The writer speculates that Disney will wipe the slate clean of shows that aren't hits or proprietary -- which means The Gifted, which Disney now owns and is part of the X-franchise, is probably safe. The Simpsons is safe, too.

Weirdly, this article speculated that Lucifer and Gotham are probably safe, at least in the short term. Disney doesn't own the Fox channel, which airs news and sports, but does own the bulk of its scripted shows. So Fox channel is going to need a lot of programming, and pronto. Murdoch reportedly wants to fill that air with reality shows, but it takes time to develop those shows, sign the contracts, and so forth. Fox probably won't have a full lineup in place until the 2019 season. 

Which means they'll need whatever programming they can get their hands on for 2018. Lucifer and Gotham are owned by Warner Bros., so are unaffected by the Disney deal, and are already in place. Fox need do nothing and they've got those two hours filled. So they'll probably do nothing.

So Lucifer and Gotham are probably locks for Season 4 and Season 5, respectively. Those could be the concluding seasons, or WB could shop them elsewhere for 2019 -- like The CW, for example. Or they might continue on Fox until they eventually expire of natural causes, if that's what Murdoch decides to do.

As noted, this is all speculation. But it makes sense. Plus, it of the status of shows like Lucifer and Gotham, which I didn't know. I had wondered if they were part of the Disney deal, but they are not.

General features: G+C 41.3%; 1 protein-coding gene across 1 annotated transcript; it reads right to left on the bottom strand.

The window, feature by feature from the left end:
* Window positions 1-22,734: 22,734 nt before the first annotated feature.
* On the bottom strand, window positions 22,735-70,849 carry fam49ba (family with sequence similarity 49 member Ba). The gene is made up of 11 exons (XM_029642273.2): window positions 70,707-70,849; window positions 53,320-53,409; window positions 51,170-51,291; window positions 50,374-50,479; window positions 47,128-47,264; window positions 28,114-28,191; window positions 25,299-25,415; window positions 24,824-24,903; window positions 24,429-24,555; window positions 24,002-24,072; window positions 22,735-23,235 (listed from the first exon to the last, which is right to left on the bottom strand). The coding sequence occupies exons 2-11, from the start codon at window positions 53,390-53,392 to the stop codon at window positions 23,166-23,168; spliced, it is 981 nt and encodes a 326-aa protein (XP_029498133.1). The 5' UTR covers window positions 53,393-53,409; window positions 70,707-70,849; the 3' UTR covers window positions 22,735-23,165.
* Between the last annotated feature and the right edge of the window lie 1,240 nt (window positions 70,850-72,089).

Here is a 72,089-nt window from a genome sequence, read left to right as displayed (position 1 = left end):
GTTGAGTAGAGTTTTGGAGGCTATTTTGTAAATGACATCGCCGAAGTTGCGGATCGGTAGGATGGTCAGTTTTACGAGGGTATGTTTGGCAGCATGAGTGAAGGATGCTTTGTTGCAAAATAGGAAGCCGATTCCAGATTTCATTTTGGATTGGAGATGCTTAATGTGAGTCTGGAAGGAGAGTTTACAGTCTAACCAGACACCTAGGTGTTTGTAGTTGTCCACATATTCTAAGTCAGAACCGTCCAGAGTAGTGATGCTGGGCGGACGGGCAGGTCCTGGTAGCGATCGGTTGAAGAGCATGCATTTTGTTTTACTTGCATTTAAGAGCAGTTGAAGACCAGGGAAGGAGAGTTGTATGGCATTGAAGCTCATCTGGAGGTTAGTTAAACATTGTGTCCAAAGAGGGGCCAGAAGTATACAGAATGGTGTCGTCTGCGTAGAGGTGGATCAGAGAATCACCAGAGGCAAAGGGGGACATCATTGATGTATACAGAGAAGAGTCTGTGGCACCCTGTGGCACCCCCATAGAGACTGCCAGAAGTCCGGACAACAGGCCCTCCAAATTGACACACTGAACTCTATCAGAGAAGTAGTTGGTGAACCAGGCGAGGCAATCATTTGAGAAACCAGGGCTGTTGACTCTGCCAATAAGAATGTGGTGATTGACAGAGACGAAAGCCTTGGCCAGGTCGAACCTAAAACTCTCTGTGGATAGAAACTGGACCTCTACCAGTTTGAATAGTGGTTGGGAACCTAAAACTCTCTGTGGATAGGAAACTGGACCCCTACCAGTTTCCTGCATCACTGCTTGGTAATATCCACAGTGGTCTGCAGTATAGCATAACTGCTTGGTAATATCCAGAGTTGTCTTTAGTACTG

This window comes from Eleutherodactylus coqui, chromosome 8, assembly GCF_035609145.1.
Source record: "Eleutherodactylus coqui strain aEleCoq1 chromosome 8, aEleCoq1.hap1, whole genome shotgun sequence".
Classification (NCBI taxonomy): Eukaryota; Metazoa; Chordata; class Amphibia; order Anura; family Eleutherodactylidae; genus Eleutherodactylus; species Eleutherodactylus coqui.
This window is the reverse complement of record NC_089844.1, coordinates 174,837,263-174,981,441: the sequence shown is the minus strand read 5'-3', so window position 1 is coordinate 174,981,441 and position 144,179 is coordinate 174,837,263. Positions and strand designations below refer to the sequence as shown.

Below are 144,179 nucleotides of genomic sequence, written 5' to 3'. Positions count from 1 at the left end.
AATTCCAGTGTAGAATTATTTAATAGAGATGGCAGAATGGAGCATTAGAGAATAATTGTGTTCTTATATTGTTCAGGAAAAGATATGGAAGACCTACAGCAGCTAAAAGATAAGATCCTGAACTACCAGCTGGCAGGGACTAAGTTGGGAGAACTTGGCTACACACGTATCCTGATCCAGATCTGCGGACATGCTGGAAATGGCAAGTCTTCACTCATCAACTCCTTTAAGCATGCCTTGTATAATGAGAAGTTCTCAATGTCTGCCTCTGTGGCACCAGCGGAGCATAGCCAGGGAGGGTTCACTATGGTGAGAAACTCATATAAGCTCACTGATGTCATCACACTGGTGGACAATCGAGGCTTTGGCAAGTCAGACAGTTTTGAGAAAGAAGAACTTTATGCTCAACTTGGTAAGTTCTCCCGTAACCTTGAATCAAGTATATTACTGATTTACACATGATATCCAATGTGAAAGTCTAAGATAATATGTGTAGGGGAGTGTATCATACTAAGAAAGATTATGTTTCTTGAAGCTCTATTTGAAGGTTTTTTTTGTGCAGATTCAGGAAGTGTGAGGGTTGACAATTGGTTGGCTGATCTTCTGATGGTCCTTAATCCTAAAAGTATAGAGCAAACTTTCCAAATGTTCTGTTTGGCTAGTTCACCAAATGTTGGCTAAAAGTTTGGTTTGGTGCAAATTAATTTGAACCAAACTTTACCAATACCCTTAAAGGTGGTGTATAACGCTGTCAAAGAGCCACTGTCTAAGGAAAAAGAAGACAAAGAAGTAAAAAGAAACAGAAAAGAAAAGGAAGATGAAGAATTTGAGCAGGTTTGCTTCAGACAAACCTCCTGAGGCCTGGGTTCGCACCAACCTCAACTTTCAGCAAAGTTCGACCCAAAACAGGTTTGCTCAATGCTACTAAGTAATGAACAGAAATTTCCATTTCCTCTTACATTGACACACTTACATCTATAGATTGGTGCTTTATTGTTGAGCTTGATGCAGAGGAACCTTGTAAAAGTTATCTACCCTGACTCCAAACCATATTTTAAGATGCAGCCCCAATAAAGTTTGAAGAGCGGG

Sounds like Gotham and Lucifer are safe for sure. If the Fox network decides to drop one or both, Warner Bros, after all, is the "W" in The CW. 

Captain Comics said:

Read an interesting Forbes column (that I can't find now) speculating on the fate of Fox TV shows. Those created by Fox production go to Disney, but four shows on Fox -- Gotham, Lucifer, and two others -- are owned by other studios and only air on Fox. 

The writer speculates that Disney will wipe the slate clean of shows that aren't hits or proprietary -- which means The Gifted, which Disney now owns and is part of the X-franchise, is probably safe. The Simpsons is safe, too.

Weirdly, this article speculated that Lucifer and Gotham are probably safe, at least in the short term. Disney doesn't own the Fox channel, which airs news and sports, but does own the bulk of its scripted shows. So Fox channel is going to need a lot of programming, and pronto. Murdoch reportedly wants to fill that air with reality shows, but it takes time to develop those shows, sign the contracts, and so forth. Fox probably won't have a full lineup in place until the 2019 season. 

Which means they'll need whatever programming they can get their hands on for 2018. Lucifer and Gotham are owned by Warner Bros., so are unaffected by the Disney deal, and are already in place. Fox need do nothing and they've got those two hours filled. So they'll probably do nothing.

So Lucifer and Gotham are probably locks for Season 4 and Season 5, respectively. Those could be the concluding seasons, or WB could shop them elsewhere for 2019 -- like The CW, for example. Or they might continue on Fox until they eventually expire of natural causes, if that's what Murdoch decides to do.

As noted, this is all speculation. But it makes sense. Plus, it informed of the status of shows like Lucifer and Gotham, which I didn't know. I had wondered if they were part of the Disney deal, but they are not.

Used to be, the networks were forbidden from producing and owning the shows they aired, save for news, sports and public affairs programming. They were obligated to get them from independent producers -- the likes of Jack Webb (Dragnet, Adam-12), Quinn Martin (The Streets of San Francisco, The F.B.I.), Steven Bochco (Hill Street Blues, NYPD Blue), Sherwood Schwartz (Gilligan's Island, The Brady Bunch), Marcy Carsey and Tom Werner (The Cosby Show, Roseanne), Stephen J. Cannell (The Rockford Files, The A-Team), Susan Harris (Soap, Benson, The Golden Girls), and others.